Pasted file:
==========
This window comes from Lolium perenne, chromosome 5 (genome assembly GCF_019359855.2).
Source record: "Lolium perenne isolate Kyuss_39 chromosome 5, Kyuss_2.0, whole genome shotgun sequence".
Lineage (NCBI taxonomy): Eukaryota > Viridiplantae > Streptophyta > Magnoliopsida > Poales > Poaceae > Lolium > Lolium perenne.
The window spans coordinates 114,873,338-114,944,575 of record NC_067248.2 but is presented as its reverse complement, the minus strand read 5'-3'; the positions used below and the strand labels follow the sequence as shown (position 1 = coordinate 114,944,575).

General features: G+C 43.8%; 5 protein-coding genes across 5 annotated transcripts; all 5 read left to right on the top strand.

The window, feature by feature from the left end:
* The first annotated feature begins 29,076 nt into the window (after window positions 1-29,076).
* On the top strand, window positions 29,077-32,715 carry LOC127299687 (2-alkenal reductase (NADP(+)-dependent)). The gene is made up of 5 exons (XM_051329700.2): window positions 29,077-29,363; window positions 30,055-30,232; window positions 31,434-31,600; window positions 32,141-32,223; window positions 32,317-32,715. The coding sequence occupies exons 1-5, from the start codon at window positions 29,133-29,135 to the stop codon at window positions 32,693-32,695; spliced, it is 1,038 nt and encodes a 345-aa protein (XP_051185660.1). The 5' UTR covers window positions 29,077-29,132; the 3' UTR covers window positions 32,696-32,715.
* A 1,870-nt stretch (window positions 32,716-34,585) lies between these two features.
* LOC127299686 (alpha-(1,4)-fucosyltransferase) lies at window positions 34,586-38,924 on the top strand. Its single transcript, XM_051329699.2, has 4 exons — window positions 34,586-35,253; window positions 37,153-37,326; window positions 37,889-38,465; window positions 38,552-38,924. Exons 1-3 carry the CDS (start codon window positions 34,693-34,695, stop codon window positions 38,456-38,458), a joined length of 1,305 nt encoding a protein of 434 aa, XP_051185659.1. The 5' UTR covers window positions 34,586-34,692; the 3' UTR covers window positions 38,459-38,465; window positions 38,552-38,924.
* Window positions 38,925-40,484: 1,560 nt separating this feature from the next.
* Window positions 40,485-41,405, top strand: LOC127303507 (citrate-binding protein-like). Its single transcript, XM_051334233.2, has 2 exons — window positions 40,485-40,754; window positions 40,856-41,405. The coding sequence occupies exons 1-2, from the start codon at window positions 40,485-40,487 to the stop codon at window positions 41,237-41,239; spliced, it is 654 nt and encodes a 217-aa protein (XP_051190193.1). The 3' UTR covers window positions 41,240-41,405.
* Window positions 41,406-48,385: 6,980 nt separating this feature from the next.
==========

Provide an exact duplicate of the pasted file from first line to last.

This window comes from Lolium perenne, chromosome 5 (genome assembly GCF_019359855.2).
Source record: "Lolium perenne isolate Kyuss_39 chromosome 5, Kyuss_2.0, whole genome shotgun sequence".
Lineage (NCBI taxonomy): Eukaryota > Viridiplantae > Streptophyta > Magnoliopsida > Poales > Poaceae > Lolium > Lolium perenne.
The window spans coordinates 114,873,338-114,944,575 of record NC_067248.2 but is presented as its reverse complement, the minus strand read 5'-3'; the positions used below and the strand labels follow the sequence as shown (position 1 = coordinate 114,944,575).

General features: G+C 43.8%; 5 protein-coding genes across 5 annotated transcripts; all 5 read left to right on the top strand.

The window, feature by feature from the left end:
* The first annotated feature begins 29,076 nt into the window (after window positions 1-29,076).
* On the top strand, window positions 29,077-32,715 carry LOC127299687 (2-alkenal reductase (NADP(+)-dependent)). The gene is made up of 5 exons (XM_051329700.2): window positions 29,077-29,363; window positions 30,055-30,232; window positions 31,434-31,600; window positions 32,141-32,223; window positions 32,317-32,715. The coding sequence occupies exons 1-5, from the start codon at window positions 29,133-29,135 to the stop codon at window positions 32,693-32,695; spliced, it is 1,038 nt and encodes a 345-aa protein (XP_051185660.1). The 5' UTR covers window positions 29,077-29,132; the 3' UTR covers window positions 32,696-32,715.
* A 1,870-nt stretch (window positions 32,716-34,585) lies between these two features.
* LOC127299686 (alpha-(1,4)-fucosyltransferase) lies at window positions 34,586-38,924 on the top strand. Its single transcript, XM_051329699.2, has 4 exons — window positions 34,586-35,253; window positions 37,153-37,326; window positions 37,889-38,465; window positions 38,552-38,924. Exons 1-3 carry the CDS (start codon window positions 34,693-34,695, stop codon window positions 38,456-38,458), a joined length of 1,305 nt encoding a protein of 434 aa, XP_051185659.1. The 5' UTR covers window positions 34,586-34,692; the 3' UTR covers window positions 38,459-38,465; window positions 38,552-38,924.
* Window positions 38,925-40,484: 1,560 nt separating this feature from the next.
* Window positions 40,485-41,405, top strand: LOC127303507 (citrate-binding protein-like). Its single transcript, XM_051334233.2, has 2 exons — window positions 40,485-40,754; window positions 40,856-41,405. The coding sequence occupies exons 1-2, from the start codon at window positions 40,485-40,487 to the stop codon at window positions 41,237-41,239; spliced, it is 654 nt and encodes a 217-aa protein (XP_051190193.1). The 3' UTR covers window positions 41,240-41,405.
* Window positions 41,406-48,385: 6,980 nt separating this feature from the next.